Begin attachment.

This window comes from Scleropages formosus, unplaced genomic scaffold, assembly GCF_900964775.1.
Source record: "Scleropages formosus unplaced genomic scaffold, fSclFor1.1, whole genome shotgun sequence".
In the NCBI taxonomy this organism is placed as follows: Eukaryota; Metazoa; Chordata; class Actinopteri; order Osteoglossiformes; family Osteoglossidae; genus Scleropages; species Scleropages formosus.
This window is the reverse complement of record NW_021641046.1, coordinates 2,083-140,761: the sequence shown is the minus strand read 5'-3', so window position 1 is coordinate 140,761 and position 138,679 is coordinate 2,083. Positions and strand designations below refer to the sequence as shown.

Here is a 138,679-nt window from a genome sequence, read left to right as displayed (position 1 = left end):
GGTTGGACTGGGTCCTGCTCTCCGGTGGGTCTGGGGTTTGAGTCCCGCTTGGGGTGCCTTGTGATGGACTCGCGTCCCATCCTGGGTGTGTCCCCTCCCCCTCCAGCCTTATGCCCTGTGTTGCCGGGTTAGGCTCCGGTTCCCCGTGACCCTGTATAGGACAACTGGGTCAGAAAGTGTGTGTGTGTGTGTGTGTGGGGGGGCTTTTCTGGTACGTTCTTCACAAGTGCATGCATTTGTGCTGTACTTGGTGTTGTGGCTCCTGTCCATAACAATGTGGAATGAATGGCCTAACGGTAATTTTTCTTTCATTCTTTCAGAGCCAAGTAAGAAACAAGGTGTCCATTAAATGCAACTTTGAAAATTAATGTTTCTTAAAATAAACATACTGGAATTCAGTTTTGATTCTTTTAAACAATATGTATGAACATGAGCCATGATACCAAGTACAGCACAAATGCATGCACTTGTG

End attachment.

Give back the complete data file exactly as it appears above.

This window comes from Scleropages formosus, unplaced genomic scaffold, assembly GCF_900964775.1.
Source record: "Scleropages formosus unplaced genomic scaffold, fSclFor1.1, whole genome shotgun sequence".
In the NCBI taxonomy this organism is placed as follows: Eukaryota; Metazoa; Chordata; class Actinopteri; order Osteoglossiformes; family Osteoglossidae; genus Scleropages; species Scleropages formosus.
This window is the reverse complement of record NW_021641046.1, coordinates 2,083-140,761: the sequence shown is the minus strand read 5'-3', so window position 1 is coordinate 140,761 and position 138,679 is coordinate 2,083. Positions and strand designations below refer to the sequence as shown.

Here is a 138,679-nt window from a genome sequence, read left to right as displayed (position 1 = left end):
GGTTGGACTGGGTCCTGCTCTCCGGTGGGTCTGGGGTTTGAGTCCCGCTTGGGGTGCCTTGTGATGGACTCGCGTCCCATCCTGGGTGTGTCCCCTCCCCCTCCAGCCTTATGCCCTGTGTTGCCGGGTTAGGCTCCGGTTCCCCGTGACCCTGTATAGGACAACTGGGTCAGAAAGTGTGTGTGTGTGTGTGTGTGGGGGGGCTTTTCTGGTACGTTCTTCACAAGTGCATGCATTTGTGCTGTACTTGGTGTTGTGGCTCCTGTCCATAACAATGTGGAATGAATGGCCTAACGGTAATTTTTCTTTCATTCTTTCAGAGCCAAGTAAGAAACAAGGTGTCCATTAAATGCAACTTTGAAAATTAATGTTTCTTAAAATAAACATACTGGAATTCAGTTTTGATTCTTTTAAACAATATGTATGAACATGAGCCATGATACCAAGTACAGCACAAATGCATGCACTTGTG